12 November 2015, 2pm
And 2015 became even better for the Kenyan without running a single step when he was awarded the men’s prize as Marathon Runner of the Year at the AIMS Gala in Athens on 6 November. Ethiopia’s Mare Dibaba was awarded the women’s prize after a year in which she won the world title in Beijing among an equally impressive list of accomplishments.
This was the third annual edition of the Best Marathon Runner of the Year Awards, organised by The Association of International Marathons and Distance Races (AIMS), held as ever in Athens around the time of the Athens Marathon the Authentic.
The AIMS membership of more than 380 organisers of running events voted Kipchoge and Dibaba the winners. The period under consideration for the voting was from the beginning of October 2014 to the end of September this year.
Since the start of the judging process, Eliud Kipchoge has clearly established himself as the best marathon runner in the world. He turned 31 the day before the AIMS Gala and could look back on a tremendous year, winning such perennially high quality races as Chicago, London and Berlin. In every one he achieved world class times as well, breaking the 2:05 barrier as a matter of course. The summit in terms of time came six weeks ago in Berlin, where he ran his personal best of 2:04:00 which remains the fastest time in the world this year.
“This is a really important day for me which will remain in my mind forever. This is the first time I’ve received such an award in my career,” reflected Eliud Kipchoge and added: “I should like to thank everyone who has helped me in the past 15 years – my coach Patrick Sang but also plenty of others.” He made no secret about his next goal: “Next year I want to win the gold medal in the marathon at the Olympic Games in Rio. Olympic gold is one medal I don’t have.” If he achieves that objective, the one after could well be the marathon world record, currently held by his compatriot Dennis Kimetto, of 2:02:57. “I hope that one day I will also be the world record holder,” said Kipchoge.
Mare Dibaba achieved the greatest moment in her career so far when the 26-year-old won the world title in Beijing in August. She and Kenya’s Helah Kiprop produced one of the most exciting home straight finishes in marathon championship history with the gold going to the Ethiopian by just one second. She also has enjoyed an impressive run of success in the marathon since 2014, becoming the Chicago champion and then ran the world class time of 2:19:52 for victory in Xiamen in China in January, the second fastest women’s time this year. There was more to come as she finished a narrow second in the Boston Marathon in April. “I’m very happy to receive this award, thank you very much,” said Mare Dibaba as she accepted her prize at the Gala, which was broadcast for one and a half hours live on national television and organised jointly by AIMS and the Greek Athletics Federation, SEGAS. “For the past year it has been our goal that the Gala should go ahead, despite the severe economic conditions,” said Kostas Panagopoulos, the SEGAS president.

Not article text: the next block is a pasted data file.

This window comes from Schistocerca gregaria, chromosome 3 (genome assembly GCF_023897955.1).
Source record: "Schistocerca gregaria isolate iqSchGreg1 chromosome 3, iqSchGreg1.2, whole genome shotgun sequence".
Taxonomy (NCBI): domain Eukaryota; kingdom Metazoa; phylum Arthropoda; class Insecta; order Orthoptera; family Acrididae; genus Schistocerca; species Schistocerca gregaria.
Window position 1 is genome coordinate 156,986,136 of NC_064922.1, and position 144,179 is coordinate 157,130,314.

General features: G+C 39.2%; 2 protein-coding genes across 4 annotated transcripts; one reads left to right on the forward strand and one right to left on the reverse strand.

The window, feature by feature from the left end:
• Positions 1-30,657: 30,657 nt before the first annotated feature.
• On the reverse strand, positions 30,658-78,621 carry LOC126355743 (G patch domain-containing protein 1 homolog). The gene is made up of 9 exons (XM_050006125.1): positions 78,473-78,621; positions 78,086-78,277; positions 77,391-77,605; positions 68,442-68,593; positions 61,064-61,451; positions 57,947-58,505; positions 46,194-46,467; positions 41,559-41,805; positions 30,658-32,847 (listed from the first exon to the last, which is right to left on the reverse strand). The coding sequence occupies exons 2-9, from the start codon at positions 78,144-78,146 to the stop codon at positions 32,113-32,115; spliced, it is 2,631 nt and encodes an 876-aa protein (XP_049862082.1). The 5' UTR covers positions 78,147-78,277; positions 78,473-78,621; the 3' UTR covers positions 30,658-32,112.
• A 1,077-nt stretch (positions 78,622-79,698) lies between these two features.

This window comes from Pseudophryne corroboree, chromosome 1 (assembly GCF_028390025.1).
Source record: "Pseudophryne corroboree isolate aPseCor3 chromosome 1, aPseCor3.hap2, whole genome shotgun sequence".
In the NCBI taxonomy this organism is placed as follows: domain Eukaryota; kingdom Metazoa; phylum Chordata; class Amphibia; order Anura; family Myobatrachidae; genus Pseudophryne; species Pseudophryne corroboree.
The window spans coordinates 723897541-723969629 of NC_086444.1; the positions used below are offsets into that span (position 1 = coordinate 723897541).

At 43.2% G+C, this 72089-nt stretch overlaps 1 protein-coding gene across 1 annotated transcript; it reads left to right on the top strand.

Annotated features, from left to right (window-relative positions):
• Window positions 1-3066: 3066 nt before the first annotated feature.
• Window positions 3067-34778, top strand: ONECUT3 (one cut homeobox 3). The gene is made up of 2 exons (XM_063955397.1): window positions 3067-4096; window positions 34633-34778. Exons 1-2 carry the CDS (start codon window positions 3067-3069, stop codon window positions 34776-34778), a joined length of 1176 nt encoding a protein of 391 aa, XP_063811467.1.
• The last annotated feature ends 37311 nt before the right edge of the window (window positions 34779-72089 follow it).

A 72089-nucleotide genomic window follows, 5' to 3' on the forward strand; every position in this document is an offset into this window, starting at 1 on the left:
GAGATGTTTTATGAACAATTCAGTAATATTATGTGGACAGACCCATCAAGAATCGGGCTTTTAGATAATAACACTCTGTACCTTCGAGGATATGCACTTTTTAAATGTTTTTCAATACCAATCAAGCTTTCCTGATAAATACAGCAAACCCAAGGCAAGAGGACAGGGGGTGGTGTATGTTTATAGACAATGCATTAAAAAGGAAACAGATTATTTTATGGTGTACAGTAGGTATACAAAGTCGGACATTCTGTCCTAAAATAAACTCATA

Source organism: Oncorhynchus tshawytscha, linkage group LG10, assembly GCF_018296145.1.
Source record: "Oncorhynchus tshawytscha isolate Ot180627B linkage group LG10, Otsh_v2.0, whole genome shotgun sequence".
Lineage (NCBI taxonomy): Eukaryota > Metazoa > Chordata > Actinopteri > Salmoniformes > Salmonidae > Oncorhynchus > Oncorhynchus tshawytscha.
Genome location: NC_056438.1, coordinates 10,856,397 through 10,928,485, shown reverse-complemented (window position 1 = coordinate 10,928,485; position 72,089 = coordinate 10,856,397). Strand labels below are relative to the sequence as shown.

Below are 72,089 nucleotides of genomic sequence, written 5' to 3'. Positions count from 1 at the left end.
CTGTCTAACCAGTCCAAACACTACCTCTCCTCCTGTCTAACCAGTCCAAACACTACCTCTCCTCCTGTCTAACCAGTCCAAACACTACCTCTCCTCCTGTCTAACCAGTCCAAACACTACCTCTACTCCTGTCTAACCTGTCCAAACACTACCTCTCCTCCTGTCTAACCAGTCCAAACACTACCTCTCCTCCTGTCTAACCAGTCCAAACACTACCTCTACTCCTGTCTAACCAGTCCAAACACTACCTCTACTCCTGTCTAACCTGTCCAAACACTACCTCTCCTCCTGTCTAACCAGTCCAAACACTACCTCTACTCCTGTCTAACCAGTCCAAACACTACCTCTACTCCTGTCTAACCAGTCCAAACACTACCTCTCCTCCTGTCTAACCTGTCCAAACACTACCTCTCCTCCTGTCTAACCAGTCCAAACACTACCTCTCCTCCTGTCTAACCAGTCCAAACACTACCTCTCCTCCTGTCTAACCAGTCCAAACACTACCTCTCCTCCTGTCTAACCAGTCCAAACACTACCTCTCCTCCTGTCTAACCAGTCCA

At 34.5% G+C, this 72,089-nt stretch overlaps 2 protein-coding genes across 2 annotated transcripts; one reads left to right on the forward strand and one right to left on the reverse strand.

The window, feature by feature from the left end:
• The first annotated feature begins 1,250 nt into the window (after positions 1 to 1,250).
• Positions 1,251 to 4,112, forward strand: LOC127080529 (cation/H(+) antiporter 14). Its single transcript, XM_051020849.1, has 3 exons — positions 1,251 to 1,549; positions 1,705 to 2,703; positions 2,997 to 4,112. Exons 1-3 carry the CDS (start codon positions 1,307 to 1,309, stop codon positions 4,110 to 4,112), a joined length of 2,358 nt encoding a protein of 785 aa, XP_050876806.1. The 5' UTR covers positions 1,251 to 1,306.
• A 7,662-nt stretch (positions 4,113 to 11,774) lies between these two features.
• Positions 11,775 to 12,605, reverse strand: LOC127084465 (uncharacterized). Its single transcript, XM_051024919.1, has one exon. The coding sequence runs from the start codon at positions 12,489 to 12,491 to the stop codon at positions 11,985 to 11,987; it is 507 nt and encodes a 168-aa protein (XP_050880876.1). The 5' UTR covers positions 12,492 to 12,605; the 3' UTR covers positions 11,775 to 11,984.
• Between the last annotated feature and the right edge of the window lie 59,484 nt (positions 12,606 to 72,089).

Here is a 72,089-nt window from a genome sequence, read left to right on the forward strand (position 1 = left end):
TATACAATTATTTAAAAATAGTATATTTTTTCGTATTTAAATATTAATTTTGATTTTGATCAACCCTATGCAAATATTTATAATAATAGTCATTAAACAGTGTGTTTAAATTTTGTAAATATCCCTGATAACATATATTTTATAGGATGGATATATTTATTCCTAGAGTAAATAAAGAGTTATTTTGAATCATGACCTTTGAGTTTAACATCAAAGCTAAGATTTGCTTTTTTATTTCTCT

Three further awards were presented by AIMS. The Green award for an event with the best environmental policy went to the Houston Marathon and the Lala Marathon in Mexico received the award for the best programme of social responsibility. The 1972 Olympic Marathon champion, Frank Shorter, received the lifetime achievement award. The American is recovering from surgery in the USA and his son Alex, also a marathon runner, collected the award on his behalf.